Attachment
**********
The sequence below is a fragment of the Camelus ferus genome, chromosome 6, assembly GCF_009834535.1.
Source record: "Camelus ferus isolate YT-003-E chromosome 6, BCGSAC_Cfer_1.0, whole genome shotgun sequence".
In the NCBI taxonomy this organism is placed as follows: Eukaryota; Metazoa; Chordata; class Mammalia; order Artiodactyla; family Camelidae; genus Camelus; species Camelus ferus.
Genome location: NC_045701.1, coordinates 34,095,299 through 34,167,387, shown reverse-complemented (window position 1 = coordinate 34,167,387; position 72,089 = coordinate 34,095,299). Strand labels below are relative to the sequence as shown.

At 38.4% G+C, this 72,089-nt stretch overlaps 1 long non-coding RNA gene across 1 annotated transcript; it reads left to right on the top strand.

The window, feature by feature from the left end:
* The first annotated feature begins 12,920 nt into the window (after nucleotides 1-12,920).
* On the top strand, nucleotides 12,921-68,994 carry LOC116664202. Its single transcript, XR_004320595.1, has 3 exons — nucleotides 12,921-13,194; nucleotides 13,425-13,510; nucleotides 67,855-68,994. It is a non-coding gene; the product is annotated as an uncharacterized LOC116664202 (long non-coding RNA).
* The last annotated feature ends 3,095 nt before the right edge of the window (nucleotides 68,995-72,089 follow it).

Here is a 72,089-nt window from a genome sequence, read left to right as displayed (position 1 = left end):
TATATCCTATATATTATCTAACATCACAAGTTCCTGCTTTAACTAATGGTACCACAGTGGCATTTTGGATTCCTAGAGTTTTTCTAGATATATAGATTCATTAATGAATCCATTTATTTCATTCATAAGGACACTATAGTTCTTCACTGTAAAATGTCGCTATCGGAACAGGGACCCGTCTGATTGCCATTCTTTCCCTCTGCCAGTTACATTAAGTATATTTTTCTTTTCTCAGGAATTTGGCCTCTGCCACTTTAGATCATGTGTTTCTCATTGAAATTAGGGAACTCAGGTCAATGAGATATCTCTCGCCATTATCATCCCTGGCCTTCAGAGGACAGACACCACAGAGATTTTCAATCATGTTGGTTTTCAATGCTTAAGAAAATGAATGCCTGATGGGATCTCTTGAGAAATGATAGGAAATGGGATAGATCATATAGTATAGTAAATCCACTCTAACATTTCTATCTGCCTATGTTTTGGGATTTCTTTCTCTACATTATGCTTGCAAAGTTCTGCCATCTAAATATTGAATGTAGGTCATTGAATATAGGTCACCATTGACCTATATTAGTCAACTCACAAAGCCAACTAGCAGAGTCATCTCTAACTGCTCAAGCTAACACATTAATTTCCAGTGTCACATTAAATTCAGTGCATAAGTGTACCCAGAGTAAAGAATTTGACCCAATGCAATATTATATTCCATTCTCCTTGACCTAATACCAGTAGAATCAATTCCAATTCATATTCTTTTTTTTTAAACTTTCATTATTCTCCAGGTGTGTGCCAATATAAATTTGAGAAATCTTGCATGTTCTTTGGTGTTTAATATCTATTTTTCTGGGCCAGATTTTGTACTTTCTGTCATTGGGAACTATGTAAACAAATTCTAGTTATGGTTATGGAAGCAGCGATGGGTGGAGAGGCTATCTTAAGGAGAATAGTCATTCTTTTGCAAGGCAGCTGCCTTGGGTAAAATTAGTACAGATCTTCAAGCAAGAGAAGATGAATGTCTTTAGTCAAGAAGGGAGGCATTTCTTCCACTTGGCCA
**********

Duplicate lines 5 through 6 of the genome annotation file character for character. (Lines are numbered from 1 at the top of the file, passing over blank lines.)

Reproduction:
At 38.4% G+C, this 72,089-nt stretch overlaps 1 long non-coding RNA gene across 1 annotated transcript; it reads left to right on the top strand.

The window, feature by feature from the left end: